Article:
My palms grew slick as I heard my mother’s whimpers and then booted steps coming down the hall. Was I going to be next? The footsteps grew louder, and I heard my bedroom door slam into the wall. I bit my lip to stifle my cry, hoping he wouldn’t find me. He shuffled around my room, his boots clomping and scraping the wood floor as he searched for me. When the closet doors were flung open, I squeezed myself as far into the corner as I could, but I knew it wouldn’t be enough.
An iron grip closed around my arm, his fingers biting into my skin, as he jerked me out of the closet. I stumbled and fell to my knees at his feet, bracing myself for what would happen next. My head was wrenched back, tears stinging in my eyes as he fisted my hair. There was such hatred in his gaze, such contempt, as if he couldn’t even stand to look at me. I’d always done everything he’d ever asked, and still it wasn’t enough. As far as my dad was concerned, I’d ruined his life, and he was going to make me pay for it until I was able to leave this place behind.
“Thought you could hide from me?” he slurred. “Stupid little bitch.”
The slap across my cheek made tears spill down my face, but I ground my teeth together so I wouldn’t make a sound. When he knew he was causing me pain, he seemed to enjoy it more, and I wouldn’t give him the satisfaction. He pulled hard until I was standing upright, my hair still clutched in his fist, and then he punched me in the stomach. I folded at the waist, gasping for breath as stars danced in my vision and bile rose in my throat.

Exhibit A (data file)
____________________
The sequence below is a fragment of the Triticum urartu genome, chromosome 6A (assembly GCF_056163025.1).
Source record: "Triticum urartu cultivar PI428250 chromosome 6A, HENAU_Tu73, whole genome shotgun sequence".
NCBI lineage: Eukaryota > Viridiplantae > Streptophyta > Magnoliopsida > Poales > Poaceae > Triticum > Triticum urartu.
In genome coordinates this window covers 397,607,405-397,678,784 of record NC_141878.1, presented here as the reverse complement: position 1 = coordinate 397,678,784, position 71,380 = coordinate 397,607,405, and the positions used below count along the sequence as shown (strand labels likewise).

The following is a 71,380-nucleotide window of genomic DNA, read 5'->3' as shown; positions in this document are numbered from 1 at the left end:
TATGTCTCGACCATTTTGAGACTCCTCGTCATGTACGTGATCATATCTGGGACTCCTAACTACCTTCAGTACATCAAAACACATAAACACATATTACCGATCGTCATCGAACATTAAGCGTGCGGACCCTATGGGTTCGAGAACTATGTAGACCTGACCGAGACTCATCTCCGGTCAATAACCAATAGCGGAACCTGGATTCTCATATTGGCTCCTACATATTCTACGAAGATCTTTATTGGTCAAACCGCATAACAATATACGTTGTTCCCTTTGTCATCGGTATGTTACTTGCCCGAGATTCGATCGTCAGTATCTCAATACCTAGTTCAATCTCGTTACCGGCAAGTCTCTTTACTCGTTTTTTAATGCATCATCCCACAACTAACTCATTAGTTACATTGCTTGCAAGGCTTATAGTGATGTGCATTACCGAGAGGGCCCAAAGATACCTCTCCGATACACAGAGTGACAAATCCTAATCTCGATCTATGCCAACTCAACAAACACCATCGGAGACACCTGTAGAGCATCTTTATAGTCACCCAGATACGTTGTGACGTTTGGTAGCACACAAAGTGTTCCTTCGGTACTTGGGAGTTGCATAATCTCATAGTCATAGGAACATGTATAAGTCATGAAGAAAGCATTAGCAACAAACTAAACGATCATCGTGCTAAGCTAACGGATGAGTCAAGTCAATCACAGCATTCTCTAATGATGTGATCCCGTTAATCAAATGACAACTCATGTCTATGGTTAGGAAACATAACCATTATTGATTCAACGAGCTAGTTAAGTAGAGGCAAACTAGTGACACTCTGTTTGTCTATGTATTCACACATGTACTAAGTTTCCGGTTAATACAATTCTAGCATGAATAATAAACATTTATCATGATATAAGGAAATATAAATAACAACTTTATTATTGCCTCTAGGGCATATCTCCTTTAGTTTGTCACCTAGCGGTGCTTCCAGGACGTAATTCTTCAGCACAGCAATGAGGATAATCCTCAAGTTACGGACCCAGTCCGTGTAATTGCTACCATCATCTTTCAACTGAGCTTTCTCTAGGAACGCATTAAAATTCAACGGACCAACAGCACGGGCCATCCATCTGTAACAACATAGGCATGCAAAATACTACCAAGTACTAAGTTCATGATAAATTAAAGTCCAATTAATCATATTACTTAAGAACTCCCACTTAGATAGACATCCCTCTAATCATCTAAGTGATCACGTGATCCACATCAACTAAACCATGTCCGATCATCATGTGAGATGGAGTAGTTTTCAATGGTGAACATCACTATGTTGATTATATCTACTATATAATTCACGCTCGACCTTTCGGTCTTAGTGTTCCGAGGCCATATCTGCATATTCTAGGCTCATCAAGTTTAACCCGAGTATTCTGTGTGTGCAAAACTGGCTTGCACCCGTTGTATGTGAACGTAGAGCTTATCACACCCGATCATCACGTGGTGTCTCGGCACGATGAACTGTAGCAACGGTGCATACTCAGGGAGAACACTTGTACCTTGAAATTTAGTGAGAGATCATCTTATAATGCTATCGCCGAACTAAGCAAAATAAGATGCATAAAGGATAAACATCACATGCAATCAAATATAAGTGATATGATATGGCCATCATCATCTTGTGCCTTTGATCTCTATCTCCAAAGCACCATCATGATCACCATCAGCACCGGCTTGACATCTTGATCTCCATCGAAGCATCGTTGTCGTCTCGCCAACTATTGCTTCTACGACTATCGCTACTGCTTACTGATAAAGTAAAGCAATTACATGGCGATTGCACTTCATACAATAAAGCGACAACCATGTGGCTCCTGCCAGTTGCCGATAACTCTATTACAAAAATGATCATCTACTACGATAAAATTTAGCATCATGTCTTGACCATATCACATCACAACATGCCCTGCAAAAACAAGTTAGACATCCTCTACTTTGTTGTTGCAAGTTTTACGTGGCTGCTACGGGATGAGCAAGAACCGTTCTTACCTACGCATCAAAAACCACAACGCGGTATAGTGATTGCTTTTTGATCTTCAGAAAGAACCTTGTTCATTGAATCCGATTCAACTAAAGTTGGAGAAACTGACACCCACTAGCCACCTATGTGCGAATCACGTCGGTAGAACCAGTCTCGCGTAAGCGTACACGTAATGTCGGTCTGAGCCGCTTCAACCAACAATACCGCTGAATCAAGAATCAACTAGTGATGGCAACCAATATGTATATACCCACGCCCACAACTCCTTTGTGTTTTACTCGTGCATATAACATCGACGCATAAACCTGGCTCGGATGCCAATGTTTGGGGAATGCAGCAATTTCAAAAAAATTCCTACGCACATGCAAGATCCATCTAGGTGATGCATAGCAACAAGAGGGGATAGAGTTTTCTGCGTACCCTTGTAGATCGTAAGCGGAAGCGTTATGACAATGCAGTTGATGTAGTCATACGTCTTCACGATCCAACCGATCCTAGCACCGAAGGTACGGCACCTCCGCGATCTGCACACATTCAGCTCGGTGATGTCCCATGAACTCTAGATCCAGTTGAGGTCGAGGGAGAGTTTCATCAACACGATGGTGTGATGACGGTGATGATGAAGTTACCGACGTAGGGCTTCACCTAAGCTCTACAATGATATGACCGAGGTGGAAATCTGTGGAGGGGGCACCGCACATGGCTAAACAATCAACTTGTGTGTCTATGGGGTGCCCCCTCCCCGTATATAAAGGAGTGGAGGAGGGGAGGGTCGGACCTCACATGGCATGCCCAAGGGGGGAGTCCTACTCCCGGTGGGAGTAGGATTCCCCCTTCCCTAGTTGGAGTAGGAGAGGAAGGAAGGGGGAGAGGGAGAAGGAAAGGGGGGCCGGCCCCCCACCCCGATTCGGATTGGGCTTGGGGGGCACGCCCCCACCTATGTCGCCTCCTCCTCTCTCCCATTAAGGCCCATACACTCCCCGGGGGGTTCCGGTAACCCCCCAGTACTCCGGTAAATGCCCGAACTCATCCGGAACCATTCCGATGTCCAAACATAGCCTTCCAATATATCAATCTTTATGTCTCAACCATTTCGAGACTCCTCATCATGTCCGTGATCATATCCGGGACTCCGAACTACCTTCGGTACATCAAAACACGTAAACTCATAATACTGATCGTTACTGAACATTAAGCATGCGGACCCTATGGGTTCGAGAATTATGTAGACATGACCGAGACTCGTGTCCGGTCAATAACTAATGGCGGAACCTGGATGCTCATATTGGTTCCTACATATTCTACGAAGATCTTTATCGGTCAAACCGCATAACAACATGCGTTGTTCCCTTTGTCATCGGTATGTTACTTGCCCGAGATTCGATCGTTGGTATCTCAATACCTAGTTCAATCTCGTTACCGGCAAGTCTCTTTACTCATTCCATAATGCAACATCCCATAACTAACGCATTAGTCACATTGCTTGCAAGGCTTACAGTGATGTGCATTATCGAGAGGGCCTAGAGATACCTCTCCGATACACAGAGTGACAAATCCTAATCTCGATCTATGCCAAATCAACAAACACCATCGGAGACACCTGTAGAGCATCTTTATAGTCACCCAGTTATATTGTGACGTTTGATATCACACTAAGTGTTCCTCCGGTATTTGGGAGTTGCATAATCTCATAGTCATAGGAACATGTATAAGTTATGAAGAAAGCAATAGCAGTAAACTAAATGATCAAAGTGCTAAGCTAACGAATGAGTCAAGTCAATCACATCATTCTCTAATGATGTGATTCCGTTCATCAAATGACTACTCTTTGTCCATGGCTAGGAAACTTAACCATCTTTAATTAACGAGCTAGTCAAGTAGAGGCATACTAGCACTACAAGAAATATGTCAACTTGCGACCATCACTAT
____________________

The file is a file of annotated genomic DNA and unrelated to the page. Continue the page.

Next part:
“Worthless. That’s what you are.” He kicked out and knocked me to my knees again. “You should be groveling, thanking me for your life. If it weren’t for me, you wouldn’t even be here, you ungrateful shit.”
Yes, because thanking him for the abuse he heaped on me day after day, thanking him for all the hurtful names I’d been called, thanking him for the days I’d had to skip school because I couldn’t hide the bruises—that was exactly what I wanted to do. One day, he would get what was coming to him. I didn’t know how or who would do it, but I knew someday he’d piss off the wrong person and they’d beat his ass until he cried like a baby. And I hoped like hell I was there to see it. I’d kick back with some popcorn and enjoy the show. I hated him. Hated him.